Dilworth Directs Mass Choir in China
CHICAGO, IL (April 9, 2008) – Political tensions over China have dominated the news, but Rollo Dilworth hopes that recent concerts in the Asian superpower will help foster goodwill among the people of that nation and others.
Dilworth, professor of music and director of choral programs at North Park University, directed a choir of 340 students from five United States high schools during performances in Shanghai and Beijing. The concerts were held in the Oriental Arts Center in Shanghai and the Forbidden City Concert Hall in Beijing.
Among its selections, the choir performed "Harmony", a piece Dilworth composed. "I wrote it in Chinese," he says.
Dilworth was able to accomplish this feat because he speaks Mandarin. He learned the language during four years of study at St. Louis University High School.
The choir sang to the Chinese, and a Chinese choir responded in kind. The choirs combined to sing "Jasmine Flower", a traditional tune known to nearly every Chinese child, in the native language.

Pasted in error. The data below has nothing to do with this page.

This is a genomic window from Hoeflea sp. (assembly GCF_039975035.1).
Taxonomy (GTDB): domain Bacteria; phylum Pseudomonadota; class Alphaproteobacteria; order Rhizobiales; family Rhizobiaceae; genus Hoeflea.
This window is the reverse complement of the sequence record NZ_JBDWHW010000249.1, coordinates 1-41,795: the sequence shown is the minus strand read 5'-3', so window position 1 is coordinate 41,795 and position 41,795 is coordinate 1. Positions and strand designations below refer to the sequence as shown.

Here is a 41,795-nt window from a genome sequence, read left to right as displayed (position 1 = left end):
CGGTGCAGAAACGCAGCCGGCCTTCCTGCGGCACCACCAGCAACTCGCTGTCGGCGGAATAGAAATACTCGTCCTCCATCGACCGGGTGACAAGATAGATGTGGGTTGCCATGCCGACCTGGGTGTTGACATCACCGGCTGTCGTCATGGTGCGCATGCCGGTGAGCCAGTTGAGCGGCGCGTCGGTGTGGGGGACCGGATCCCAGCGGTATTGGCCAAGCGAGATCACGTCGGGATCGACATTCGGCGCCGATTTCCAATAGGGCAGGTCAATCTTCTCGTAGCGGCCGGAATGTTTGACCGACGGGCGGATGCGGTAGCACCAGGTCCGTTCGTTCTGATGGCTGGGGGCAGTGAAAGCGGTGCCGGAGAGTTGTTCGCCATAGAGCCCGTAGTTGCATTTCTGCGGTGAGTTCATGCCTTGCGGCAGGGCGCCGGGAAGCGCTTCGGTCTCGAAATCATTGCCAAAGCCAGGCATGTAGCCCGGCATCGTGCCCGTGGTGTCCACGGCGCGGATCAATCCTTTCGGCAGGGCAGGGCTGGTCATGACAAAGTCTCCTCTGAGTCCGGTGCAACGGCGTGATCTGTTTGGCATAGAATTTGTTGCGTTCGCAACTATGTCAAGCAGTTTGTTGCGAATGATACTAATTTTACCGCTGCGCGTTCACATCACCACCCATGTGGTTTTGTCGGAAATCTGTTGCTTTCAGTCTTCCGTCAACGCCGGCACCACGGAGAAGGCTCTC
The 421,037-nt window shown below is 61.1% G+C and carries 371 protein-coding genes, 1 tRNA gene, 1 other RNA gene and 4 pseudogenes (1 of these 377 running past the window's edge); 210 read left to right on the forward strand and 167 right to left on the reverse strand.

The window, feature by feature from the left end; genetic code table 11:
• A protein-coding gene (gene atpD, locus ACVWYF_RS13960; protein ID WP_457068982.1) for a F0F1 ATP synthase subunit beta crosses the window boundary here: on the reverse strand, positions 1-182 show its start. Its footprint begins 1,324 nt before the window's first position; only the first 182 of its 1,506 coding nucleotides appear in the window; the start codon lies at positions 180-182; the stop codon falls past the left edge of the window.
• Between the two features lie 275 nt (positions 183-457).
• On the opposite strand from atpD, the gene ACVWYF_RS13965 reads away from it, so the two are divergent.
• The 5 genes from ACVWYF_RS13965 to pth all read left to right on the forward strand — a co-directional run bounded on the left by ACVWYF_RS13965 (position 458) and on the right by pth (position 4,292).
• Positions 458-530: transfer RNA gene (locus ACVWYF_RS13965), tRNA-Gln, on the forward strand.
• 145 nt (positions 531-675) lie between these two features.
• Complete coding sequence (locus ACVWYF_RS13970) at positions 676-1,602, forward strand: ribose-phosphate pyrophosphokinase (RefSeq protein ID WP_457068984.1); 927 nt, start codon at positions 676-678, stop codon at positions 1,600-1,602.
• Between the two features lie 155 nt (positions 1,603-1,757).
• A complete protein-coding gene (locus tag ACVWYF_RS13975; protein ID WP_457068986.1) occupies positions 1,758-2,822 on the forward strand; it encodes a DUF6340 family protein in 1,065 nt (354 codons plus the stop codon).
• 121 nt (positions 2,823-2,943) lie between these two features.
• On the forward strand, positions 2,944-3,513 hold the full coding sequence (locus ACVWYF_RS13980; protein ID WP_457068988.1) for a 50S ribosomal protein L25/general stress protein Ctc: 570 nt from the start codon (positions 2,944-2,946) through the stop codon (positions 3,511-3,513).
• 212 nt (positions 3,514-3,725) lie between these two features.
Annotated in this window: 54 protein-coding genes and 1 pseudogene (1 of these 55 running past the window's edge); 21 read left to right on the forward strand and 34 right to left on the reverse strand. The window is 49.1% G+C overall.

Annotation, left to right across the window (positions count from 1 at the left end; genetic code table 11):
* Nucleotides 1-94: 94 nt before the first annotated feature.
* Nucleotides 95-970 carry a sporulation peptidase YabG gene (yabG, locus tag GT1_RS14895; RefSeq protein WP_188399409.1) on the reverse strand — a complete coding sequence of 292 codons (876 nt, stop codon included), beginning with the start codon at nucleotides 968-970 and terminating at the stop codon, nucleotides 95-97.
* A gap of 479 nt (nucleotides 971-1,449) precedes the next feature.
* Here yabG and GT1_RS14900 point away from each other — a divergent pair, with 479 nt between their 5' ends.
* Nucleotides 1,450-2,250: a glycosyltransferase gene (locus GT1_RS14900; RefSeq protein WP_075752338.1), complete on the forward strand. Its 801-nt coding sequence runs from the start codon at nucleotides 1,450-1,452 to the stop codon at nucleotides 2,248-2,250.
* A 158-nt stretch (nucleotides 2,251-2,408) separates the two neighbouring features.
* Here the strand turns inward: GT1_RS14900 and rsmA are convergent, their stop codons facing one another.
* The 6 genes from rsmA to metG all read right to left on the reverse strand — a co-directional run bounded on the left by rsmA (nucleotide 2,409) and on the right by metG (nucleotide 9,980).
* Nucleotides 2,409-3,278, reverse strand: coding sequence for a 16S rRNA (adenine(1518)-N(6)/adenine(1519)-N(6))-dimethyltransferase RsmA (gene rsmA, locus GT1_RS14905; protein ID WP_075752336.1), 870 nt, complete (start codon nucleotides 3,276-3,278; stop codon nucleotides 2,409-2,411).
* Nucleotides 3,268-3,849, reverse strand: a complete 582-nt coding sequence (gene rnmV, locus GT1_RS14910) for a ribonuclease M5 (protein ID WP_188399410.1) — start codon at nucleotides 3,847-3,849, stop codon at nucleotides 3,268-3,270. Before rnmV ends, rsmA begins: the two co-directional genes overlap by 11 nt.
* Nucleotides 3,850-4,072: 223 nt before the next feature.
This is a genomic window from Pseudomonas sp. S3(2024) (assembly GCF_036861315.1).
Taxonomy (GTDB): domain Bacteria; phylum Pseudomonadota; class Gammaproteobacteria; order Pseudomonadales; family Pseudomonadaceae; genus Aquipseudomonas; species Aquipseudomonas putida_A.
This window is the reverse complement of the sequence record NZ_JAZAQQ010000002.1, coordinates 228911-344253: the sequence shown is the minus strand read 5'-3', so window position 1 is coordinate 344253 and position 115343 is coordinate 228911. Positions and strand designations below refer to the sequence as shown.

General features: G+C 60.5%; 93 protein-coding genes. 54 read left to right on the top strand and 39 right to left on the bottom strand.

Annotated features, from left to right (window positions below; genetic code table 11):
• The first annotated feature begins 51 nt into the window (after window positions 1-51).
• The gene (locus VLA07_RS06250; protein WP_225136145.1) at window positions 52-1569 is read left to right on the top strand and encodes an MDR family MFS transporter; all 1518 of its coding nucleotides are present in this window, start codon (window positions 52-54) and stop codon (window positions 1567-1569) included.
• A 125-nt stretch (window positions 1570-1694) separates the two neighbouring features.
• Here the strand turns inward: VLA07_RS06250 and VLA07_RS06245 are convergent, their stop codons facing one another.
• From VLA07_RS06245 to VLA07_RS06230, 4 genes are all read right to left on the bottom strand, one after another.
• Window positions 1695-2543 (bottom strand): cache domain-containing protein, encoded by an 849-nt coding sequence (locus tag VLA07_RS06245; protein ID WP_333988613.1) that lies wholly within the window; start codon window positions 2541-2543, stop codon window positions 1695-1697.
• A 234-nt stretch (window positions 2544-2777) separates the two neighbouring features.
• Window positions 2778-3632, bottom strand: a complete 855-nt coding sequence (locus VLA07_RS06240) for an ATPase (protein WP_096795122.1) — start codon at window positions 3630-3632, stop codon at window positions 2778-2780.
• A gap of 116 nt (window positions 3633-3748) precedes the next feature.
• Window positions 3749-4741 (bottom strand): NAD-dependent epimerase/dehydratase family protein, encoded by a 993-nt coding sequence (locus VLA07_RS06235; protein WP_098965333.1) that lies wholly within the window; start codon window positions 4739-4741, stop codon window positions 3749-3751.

"The Chinese are very gracious people and are very proud of their cultural heritage," Dilworth says. "They were very appreciative that the American choir members would learn music that represented their culture and language. They know how difficult their language is."
The two performances were part of a series of concerts being held in Beijing, Shanghai, and Xi'an in the months leading up to the summer Olympics. Four thousand young musicians from the United States and Canada are participating.
This music festival is sponsored by Kingsway International in corporation with the Children & Young Women's Chorus of the China National Symphony Orchestra.
Dilworth says he was honored to be chosen to direct the choir. "I know there are so many others they could have chosen."
The Chinese were impressed by his work. The director of the Shanghai Philharmonic has invited Dilworth to return in December of 2009.